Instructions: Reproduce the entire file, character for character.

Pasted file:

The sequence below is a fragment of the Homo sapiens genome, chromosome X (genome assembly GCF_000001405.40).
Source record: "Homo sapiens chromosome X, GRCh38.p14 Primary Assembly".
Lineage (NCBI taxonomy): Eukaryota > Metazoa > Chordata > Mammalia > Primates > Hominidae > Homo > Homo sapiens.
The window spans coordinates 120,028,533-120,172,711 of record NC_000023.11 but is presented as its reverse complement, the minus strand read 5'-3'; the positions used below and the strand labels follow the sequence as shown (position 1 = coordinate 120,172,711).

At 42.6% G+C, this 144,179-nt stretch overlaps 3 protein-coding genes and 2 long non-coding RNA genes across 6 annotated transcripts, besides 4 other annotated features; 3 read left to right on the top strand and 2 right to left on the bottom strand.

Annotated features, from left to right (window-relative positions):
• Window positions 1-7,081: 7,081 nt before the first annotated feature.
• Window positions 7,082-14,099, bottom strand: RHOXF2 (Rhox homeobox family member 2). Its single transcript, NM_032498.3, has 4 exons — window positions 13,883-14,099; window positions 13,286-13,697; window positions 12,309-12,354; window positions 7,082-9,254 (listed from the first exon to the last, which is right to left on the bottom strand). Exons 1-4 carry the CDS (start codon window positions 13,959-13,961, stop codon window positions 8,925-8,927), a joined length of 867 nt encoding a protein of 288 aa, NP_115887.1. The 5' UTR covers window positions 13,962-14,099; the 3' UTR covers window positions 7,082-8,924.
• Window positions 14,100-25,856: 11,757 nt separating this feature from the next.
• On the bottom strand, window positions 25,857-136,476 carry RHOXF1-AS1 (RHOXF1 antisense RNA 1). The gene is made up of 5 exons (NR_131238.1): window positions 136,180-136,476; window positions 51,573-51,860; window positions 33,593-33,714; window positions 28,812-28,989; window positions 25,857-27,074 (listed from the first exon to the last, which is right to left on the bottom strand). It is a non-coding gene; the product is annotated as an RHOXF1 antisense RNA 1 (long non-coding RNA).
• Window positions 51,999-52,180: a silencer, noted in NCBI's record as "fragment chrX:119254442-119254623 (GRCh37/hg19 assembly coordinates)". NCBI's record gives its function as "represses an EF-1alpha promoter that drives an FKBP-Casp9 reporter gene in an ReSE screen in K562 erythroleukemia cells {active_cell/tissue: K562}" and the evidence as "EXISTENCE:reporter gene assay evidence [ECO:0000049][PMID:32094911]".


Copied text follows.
The sequence below is a fragment of the Homo sapiens genome, chromosome X (genome assembly GCF_000001405.40).
Source record: "Homo sapiens chromosome X, GRCh38.p14 Primary Assembly".
Lineage (NCBI taxonomy): Eukaryota > Metazoa > Chordata > Mammalia > Primates > Hominidae > Homo > Homo sapiens.
The window spans coordinates 120,028,533-120,172,711 of record NC_000023.11 but is presented as its reverse complement, the minus strand read 5'-3'; the positions used below and the strand labels follow the sequence as shown (position 1 = coordinate 120,172,711).

At 42.6% G+C, this 144,179-nt stretch overlaps 3 protein-coding genes and 2 long non-coding RNA genes across 6 annotated transcripts, besides 4 other annotated features; 3 read left to right on the top strand and 2 right to left on the bottom strand.

Annotated features, from left to right (window-relative positions):
• Window positions 1-7,081: 7,081 nt before the first annotated feature.
• Window positions 7,082-14,099, bottom strand: RHOXF2 (Rhox homeobox family member 2). Its single transcript, NM_032498.3, has 4 exons — window positions 13,883-14,099; window positions 13,286-13,697; window positions 12,309-12,354; window positions 7,082-9,254 (listed from the first exon to the last, which is right to left on the bottom strand). Exons 1-4 carry the CDS (start codon window positions 13,959-13,961, stop codon window positions 8,925-8,927), a joined length of 867 nt encoding a protein of 288 aa, NP_115887.1. The 5' UTR covers window positions 13,962-14,099; the 3' UTR covers window positions 7,082-8,924.
• Window positions 14,100-25,856: 11,757 nt separating this feature from the next.
• On the bottom strand, window positions 25,857-136,476 carry RHOXF1-AS1 (RHOXF1 antisense RNA 1). The gene is made up of 5 exons (NR_131238.1): window positions 136,180-136,476; window positions 51,573-51,860; window positions 33,593-33,714; window positions 28,812-28,989; window positions 25,857-27,074 (listed from the first exon to the last, which is right to left on the bottom strand). It is a non-coding gene; the product is annotated as an RHOXF1 antisense RNA 1 (long non-coding RNA).
• Window positions 51,999-52,180: a silencer, noted in NCBI's record as "fragment chrX:119254442-119254623 (GRCh37/hg19 assembly coordinates)". NCBI's record gives its function as "represses an EF-1alpha promoter that drives an FKBP-Casp9 reporter gene in an ReSE screen in K562 erythroleukemia cells {active_cell/tissue: K562}" and the evidence as "EXISTENCE:reporter gene assay evidence [ECO:0000049][PMID:32094911]".